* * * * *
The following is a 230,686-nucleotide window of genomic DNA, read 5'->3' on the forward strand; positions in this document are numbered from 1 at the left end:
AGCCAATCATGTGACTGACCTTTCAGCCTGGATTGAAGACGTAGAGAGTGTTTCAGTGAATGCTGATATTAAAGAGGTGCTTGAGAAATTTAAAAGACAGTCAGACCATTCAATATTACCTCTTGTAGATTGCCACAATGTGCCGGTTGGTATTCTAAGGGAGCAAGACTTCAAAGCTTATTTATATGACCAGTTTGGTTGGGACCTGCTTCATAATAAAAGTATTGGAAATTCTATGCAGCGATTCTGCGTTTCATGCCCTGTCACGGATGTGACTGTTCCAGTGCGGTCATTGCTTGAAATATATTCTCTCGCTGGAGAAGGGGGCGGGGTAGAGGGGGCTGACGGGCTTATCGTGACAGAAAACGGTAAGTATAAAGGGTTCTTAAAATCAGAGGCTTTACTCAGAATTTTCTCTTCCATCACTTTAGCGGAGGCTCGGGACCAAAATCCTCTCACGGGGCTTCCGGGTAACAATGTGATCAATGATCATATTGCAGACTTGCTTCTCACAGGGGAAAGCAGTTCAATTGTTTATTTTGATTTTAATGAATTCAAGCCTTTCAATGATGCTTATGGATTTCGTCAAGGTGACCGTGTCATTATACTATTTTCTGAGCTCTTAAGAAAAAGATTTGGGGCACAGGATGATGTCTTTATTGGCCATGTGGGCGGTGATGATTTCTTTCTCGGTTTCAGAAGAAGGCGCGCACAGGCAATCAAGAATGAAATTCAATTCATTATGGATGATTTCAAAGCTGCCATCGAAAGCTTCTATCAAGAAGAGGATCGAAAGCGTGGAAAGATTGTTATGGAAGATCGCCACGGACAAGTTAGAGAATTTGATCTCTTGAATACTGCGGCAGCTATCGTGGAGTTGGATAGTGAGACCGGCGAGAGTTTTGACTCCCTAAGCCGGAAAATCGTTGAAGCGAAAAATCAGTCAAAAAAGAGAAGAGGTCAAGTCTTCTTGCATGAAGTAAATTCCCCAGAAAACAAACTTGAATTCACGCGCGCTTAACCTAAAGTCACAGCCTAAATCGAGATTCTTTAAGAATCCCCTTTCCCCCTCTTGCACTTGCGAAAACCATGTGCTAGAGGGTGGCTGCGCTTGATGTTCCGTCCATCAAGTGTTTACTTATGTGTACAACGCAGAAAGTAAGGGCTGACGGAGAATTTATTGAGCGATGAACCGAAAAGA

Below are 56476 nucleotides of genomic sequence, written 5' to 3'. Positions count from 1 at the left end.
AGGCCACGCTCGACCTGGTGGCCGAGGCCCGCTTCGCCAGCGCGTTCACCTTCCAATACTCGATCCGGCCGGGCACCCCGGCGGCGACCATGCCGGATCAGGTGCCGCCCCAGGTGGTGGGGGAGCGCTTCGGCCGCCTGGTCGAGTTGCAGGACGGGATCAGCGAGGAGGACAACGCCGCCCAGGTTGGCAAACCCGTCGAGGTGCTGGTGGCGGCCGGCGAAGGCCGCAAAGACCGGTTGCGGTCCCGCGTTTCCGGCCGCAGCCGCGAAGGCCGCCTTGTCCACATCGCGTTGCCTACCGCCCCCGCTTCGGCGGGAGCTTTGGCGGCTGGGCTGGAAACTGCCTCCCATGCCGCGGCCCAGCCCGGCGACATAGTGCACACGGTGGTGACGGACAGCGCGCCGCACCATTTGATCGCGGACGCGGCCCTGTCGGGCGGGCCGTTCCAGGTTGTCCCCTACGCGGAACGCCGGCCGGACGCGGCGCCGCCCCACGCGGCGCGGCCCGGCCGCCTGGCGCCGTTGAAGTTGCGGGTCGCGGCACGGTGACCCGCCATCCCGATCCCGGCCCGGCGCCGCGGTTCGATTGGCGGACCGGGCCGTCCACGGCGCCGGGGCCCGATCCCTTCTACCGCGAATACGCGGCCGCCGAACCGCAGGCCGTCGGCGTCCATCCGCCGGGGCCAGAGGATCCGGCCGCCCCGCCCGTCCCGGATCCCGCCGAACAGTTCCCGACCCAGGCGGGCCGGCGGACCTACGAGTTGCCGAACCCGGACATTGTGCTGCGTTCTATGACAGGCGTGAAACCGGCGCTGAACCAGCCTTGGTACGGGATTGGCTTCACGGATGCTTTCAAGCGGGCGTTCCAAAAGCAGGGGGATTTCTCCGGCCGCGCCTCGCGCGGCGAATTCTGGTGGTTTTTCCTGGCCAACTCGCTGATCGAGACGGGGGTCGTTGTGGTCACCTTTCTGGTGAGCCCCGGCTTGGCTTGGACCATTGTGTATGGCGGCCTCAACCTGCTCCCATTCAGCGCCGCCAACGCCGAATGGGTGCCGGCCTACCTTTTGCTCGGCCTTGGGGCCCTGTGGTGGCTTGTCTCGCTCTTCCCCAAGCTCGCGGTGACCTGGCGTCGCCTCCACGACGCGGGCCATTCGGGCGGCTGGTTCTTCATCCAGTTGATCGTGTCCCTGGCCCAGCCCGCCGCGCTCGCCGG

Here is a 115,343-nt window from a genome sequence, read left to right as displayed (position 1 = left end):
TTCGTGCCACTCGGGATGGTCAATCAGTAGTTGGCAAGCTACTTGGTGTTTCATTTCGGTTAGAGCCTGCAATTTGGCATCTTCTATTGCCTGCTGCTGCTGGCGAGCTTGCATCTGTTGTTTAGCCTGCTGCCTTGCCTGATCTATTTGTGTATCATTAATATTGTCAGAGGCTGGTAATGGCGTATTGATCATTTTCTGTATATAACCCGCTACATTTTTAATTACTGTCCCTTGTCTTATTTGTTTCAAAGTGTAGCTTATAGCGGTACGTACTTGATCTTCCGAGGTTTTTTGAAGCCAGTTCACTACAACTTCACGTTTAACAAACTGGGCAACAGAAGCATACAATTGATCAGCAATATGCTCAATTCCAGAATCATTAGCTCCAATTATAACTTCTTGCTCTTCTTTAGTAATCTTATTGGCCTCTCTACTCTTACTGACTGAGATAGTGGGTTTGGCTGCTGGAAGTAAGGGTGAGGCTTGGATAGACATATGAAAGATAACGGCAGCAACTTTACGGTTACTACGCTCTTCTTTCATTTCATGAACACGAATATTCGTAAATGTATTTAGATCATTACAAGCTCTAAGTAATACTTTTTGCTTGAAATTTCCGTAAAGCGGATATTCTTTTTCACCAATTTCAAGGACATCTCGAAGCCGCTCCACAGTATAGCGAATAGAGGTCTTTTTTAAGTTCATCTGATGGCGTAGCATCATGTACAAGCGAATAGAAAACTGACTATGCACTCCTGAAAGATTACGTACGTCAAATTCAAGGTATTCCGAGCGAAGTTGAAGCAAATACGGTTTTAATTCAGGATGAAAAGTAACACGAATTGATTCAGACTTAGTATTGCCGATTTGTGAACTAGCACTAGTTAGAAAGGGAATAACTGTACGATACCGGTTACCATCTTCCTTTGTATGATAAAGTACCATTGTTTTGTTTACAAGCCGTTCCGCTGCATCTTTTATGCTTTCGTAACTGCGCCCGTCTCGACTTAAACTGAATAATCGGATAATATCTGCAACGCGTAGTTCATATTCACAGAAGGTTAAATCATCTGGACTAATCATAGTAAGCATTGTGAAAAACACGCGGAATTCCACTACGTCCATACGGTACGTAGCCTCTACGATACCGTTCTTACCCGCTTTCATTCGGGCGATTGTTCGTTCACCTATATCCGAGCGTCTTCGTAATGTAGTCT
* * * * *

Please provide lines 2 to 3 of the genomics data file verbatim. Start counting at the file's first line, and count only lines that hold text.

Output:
AGCCAATCATGTGACTGACCTTTCAGCCTGGATTGAAGACGTAGAGAGTGTTTCAGTGAATGCTGATATTAAAGAGGTGCTTGAGAAATTTAAAAGACAGTCAGACCATTCAATATTACCTCTTGTAGATTGCCACAATGTGCCGGTTGGTATTCTAAGGGAGCAAGACTTCAAAGCTTATTTATATGACCAGTTTGGTTGGGACCTGCTTCATAATAAAAGTATTGGAAATTCTATGCAGCGATTCTGCGTTTCATGCCCTGTCACGGATGTGACTGTTCCAGTGCGGTCATTGCTTGAAATATATTCTCTCGCTGGAGAAGGGGGCGGGGTAGAGGGGGCTGACGGGCTTATCGTGACAGAAAACGGTAAGTATAAAGGGTTCTTAAAATCAGAGGCTTTACTCAGAATTTTCTCTTCCATCACTTTAGCGGAGGCTCGGGACCAAAATCCTCTCACGGGGCTTCCGGGTAACAATGTGATCAATGATCATATTGCAGACTTGCTTCTCACAGGGGAAAGCAGTTCAATTGTTTATTTTGATTTTAATGAATTCAAGCCTTTCAATGATGCTTATGGATTTCGTCAAGGTGACCGTGTCATTATACTATTTTCTGAGCTCTTAAGAAAAAGATTTGGGGCACAGGATGATGTCTTTATTGGCCATGTGGGCGGTGATGATTTCTTTCTCGGTTTCAGAAGAAGGCGCGCACAGGCAATCAAGAATGAAATTCAATTCATTATGGATGATTTCAAAGCTGCCATCGAAAGCTTCTATCAAGAAGAGGATCGAAAGCGTGGAAAGATTGTTATGGAAGATCGCCACGGACAAGTTAGAGAATTTGATCTCTTGAATACTGCGGCAGCTATCGTGGAGTTGGATAGTGAGACCGGCGAGAGTTTTGACTCCCTAAGCCGGAAAATCGTTGAAGCGAAAAATCAGTCAAAAAAGAGAAGAGGTCAAGTCTTCTTGCATGAAGTAAATTCCCCAGAAAACAAACTTGAATTCACGCGCGCTTAACCTAAAGTCACAGCCTAAATCGAGATTCTTTAAGAATCCCCTTTCCCCCTCTTGCACTTGCGAAAACCATGTGCTAGAGGGTGGCTGCGCTTGATGTTCCGTCCATCAAGTGTTTACTTATGTGTACAACGCAGAAAGTAAGGGCTGACGGAGAATTTATTGAGCGATGAACCGAAAAGA

Below are 56476 nucleotides of genomic sequence, written 5' to 3'. Positions count from 1 at the left end.